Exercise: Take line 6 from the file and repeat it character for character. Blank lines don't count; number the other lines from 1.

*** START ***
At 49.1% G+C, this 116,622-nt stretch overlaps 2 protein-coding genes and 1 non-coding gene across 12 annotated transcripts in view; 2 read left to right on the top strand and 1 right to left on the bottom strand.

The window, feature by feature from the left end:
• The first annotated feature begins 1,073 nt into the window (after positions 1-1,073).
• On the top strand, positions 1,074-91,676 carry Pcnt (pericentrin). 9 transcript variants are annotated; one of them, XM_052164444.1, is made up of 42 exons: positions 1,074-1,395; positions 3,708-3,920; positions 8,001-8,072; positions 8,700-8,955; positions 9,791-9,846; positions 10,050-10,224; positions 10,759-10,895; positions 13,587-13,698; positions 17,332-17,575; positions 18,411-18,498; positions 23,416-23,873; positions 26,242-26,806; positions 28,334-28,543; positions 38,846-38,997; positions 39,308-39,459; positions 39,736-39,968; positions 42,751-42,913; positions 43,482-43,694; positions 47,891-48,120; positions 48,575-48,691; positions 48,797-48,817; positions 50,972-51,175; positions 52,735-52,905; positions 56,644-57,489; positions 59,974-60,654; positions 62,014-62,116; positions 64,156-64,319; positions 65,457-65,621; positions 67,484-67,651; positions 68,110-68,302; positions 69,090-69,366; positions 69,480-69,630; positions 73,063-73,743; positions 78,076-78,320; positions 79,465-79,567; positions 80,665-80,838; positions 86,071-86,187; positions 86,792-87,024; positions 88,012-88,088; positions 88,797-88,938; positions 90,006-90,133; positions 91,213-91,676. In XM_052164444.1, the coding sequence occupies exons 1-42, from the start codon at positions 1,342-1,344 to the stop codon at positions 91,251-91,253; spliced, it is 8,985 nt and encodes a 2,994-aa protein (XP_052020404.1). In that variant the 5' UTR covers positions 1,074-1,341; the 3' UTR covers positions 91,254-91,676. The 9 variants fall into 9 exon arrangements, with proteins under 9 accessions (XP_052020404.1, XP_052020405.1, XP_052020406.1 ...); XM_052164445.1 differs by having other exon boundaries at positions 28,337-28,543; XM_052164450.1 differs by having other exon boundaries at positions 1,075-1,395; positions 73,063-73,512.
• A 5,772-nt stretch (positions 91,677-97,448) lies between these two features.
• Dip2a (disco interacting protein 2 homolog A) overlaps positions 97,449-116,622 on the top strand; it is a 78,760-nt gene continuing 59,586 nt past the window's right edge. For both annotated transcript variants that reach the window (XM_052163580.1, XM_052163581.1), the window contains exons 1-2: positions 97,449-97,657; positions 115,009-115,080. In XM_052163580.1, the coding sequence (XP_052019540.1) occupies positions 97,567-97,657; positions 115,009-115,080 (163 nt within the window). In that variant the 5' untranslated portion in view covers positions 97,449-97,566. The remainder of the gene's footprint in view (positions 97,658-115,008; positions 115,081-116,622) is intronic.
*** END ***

• Dip2a (disco interacting protein 2 homolog A) overlaps positions 97,449-116,622 on the top strand; it is a 78,760-nt gene continuing 59,586 nt past the window's right edge. For both annotated transcript variants that reach the window (XM_052163580.1, XM_052163581.1), the window contains exons 1-2: positions 97,449-97,657; positions 115,009-115,080. In XM_052163580.1, the coding sequence (XP_052019540.1) occupies positions 97,567-97,657; positions 115,009-115,080 (163 nt within the window). In that variant the 5' untranslated portion in view covers positions 97,449-97,566. The remainder of the gene's footprint in view (positions 97,658-115,008; positions 115,081-116,622) is intronic.